He spent some of his most difficult years here as he checked into a mental hospital near the village. You can see some of that and walk in his footsteps in the village today.
Again, if you aren’t driving, it’s easy to find a guided villages tour from Avignon that takes you to these two plus more. If you are going to do it yourself, consider learning some basic French on Babbel – you’ll be in the countryside and might need it!
Is it worth visiting Avignon?
Avignon is absolutely worth a visit. It’s full of history and incredible sights while also providing modern amenities and a lively atmosphere. There are lots of activities for the whole family to enjoy, excellent restaurants, and plenty of hotel options.
What is Avignon best known for?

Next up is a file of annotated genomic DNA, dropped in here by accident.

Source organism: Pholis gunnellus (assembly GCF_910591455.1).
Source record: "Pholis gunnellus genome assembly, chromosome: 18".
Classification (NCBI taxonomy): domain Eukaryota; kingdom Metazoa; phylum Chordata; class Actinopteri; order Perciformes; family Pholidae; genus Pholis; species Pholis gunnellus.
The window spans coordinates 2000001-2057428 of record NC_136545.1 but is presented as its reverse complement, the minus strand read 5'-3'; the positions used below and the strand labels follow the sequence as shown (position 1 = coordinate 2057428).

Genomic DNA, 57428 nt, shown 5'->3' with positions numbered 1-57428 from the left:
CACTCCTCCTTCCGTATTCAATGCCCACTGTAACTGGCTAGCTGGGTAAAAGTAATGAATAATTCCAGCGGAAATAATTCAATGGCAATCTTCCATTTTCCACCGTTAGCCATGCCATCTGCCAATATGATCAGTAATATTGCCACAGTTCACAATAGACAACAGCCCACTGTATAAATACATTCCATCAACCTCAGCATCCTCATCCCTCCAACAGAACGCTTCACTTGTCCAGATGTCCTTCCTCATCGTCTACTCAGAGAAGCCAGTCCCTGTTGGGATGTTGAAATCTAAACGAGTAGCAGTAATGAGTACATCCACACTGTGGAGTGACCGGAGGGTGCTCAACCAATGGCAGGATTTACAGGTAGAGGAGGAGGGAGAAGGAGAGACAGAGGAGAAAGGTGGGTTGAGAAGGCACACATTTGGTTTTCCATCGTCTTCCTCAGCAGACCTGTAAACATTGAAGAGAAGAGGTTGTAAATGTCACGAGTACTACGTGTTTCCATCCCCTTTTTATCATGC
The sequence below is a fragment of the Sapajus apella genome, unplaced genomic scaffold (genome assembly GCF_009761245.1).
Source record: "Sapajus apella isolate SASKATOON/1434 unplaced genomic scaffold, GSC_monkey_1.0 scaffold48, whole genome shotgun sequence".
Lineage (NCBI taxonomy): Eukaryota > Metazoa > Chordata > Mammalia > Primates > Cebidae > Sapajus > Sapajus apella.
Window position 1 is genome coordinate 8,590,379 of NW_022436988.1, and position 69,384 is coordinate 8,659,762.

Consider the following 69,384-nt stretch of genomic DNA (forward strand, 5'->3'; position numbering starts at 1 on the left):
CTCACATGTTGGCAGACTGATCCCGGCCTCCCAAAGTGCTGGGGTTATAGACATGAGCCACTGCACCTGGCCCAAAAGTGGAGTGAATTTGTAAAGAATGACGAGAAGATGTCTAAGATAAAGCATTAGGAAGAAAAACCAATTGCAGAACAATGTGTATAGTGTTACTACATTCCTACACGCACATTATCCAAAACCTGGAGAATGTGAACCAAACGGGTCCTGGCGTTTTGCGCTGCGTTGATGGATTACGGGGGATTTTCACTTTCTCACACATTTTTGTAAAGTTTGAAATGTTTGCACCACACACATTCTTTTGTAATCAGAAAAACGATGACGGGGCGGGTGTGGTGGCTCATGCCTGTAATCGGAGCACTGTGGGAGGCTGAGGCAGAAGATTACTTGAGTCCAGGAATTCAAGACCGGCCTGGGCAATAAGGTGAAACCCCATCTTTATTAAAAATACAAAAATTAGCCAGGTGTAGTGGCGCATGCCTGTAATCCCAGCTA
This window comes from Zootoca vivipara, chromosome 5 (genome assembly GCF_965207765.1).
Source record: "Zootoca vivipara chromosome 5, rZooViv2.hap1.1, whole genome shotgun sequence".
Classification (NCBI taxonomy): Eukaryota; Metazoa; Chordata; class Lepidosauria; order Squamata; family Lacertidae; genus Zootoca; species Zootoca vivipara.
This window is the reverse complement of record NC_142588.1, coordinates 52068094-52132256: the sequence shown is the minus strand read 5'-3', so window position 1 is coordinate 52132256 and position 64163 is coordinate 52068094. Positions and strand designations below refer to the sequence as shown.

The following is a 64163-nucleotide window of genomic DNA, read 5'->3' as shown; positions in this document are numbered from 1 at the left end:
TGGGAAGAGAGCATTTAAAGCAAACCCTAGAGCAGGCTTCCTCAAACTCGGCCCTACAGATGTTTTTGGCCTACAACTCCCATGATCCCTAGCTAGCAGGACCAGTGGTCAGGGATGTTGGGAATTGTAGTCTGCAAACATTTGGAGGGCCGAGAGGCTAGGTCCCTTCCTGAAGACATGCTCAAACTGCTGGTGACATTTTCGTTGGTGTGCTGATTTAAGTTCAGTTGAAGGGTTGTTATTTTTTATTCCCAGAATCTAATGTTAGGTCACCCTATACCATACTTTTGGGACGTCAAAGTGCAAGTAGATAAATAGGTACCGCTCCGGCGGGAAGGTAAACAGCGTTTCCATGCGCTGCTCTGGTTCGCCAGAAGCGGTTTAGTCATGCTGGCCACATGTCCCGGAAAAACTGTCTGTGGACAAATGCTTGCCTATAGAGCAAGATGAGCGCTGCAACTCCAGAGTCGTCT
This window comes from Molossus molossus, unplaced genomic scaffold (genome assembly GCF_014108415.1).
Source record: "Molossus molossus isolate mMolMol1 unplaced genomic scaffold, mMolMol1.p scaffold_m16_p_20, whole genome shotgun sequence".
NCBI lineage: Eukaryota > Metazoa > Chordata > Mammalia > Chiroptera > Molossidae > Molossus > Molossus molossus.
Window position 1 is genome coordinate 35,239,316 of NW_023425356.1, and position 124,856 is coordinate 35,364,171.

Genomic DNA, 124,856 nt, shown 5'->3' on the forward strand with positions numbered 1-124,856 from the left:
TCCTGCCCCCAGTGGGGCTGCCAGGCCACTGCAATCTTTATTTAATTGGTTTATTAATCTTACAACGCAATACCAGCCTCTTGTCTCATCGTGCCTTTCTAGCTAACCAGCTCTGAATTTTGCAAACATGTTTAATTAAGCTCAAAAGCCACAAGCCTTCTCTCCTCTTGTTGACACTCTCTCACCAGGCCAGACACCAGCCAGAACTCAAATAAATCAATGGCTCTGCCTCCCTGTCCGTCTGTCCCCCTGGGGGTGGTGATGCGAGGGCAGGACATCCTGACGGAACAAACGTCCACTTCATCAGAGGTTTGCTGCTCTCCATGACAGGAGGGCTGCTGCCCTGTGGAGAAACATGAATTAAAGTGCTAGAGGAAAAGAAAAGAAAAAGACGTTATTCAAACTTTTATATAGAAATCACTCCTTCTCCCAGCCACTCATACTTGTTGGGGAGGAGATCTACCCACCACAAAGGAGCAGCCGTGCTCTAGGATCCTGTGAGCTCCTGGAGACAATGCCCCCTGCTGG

Avignon is best known for the Palais des Papes. This incredible palace was the official residence of the pope from 1309 to 1377 and is the largest Gothic palace in the entire world!
How many days in Avignon is enough?
You can see all of Avignon’s main sights in just one day. It is extremely walkable and easy to get around. On an extended trip, you’ll have more time to explore the nearby villages and other nearby tourist attractions.
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Brittney is a lifelong traveler from Oahu, Hawaii. She has visited more than 35 countries and is continually researching new places to explore – even though she hates flying. Her favorite destinations have one thing in common: they’re warm. With expertise in French Polynesia, Hawaii, and the Mediterranean, you can follow along as she checks out the cleanest beaches and clearest water on the planet. Brittney is currently based in the South of France.